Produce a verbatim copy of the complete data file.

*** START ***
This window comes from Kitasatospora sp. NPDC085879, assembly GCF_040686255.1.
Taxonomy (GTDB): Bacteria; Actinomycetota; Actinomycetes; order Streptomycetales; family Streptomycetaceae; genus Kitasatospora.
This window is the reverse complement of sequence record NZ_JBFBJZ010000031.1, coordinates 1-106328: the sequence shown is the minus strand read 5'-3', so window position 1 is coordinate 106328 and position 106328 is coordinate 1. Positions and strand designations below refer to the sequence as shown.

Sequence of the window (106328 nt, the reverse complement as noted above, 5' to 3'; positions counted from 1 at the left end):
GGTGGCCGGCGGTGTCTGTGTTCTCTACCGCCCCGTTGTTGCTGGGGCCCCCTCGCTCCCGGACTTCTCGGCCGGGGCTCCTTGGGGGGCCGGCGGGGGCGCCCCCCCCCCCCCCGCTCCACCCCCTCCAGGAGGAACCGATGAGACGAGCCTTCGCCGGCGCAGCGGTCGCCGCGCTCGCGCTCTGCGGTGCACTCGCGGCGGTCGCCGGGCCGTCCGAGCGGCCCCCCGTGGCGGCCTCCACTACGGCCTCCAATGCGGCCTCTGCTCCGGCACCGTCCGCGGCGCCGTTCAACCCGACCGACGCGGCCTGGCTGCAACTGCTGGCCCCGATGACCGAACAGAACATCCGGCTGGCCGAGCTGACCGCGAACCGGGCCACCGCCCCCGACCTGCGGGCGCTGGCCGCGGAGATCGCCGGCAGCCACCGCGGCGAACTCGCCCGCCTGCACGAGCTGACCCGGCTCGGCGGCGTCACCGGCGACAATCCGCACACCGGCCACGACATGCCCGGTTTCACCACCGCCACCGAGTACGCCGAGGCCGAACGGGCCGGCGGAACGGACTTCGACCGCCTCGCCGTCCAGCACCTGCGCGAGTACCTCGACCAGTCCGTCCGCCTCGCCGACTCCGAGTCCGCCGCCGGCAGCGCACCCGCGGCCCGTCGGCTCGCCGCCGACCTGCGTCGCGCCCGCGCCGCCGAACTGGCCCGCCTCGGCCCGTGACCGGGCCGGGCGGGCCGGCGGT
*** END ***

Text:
This window comes from Kitasatospora sp. NPDC085879, assembly GCF_040686255.1.
Taxonomy (GTDB): Bacteria; Actinomycetota; Actinomycetes; order Streptomycetales; family Streptomycetaceae; genus Kitasatospora.
This window is the reverse complement of sequence record NZ_JBFBJZ010000031.1, coordinates 1-106328: the sequence shown is the minus strand read 5'-3', so window position 1 is coordinate 106328 and position 106328 is coordinate 1. Positions and strand designations below refer to the sequence as shown.

Sequence of the window (106328 nt, the reverse complement as noted above, 5' to 3'; positions counted from 1 at the left end):
GGTGGCCGGCGGTGTCTGTGTTCTCTACCGCCCCGTTGTTGCTGGGGCCCCCTCGCTCCCGGACTTCTCGGCCGGGGCTCCTTGGGGGGCCGGCGGGGGCGCCCCCCCCCCCCCCGCTCCACCCCCTCCAGGAGGAACCGATGAGACGAGCCTTCGCCGGCGCAGCGGTCGCCGCGCTCGCGCTCTGCGGTGCACTCGCGGCGGTCGCCGGGCCGTCCGAGCGGCCCCCCGTGGCGGCCTCCACTACGGCCTCCAATGCGGCCTCTGCTCCGGCACCGTCCGCGGCGCCGTTCAACCCGACCGACGCGGCCTGGCTGCAACTGCTGGCCCCGATGACCGAACAGAACATCCGGCTGGCCGAGCTGACCGCGAACCGGGCCACCGCCCCCGACCTGCGGGCGCTGGCCGCGGAGATCGCCGGCAGCCACCGCGGCGAACTCGCCCGCCTGCACGAGCTGACCCGGCTCGGCGGCGTCACCGGCGACAATCCGCACACCGGCCACGACATGCCCGGTTTCACCACCGCCACCGAGTACGCCGAGGCCGAACGGGCCGGCGGAACGGACTTCGACCGCCTCGCCGTCCAGCACCTGCGCGAGTACCTCGACCAGTCCGTCCGCCTCGCCGACTCCGAGTCCGCCGCCGGCAGCGCACCCGCGGCCCGTCGGCTCGCCGCCGACCTGCGTCGCGCCCGCGCCGCCGAACTGGCCCGCCTCGGCCCGTGACCGGGCCGGGCGGGCCGGCGGT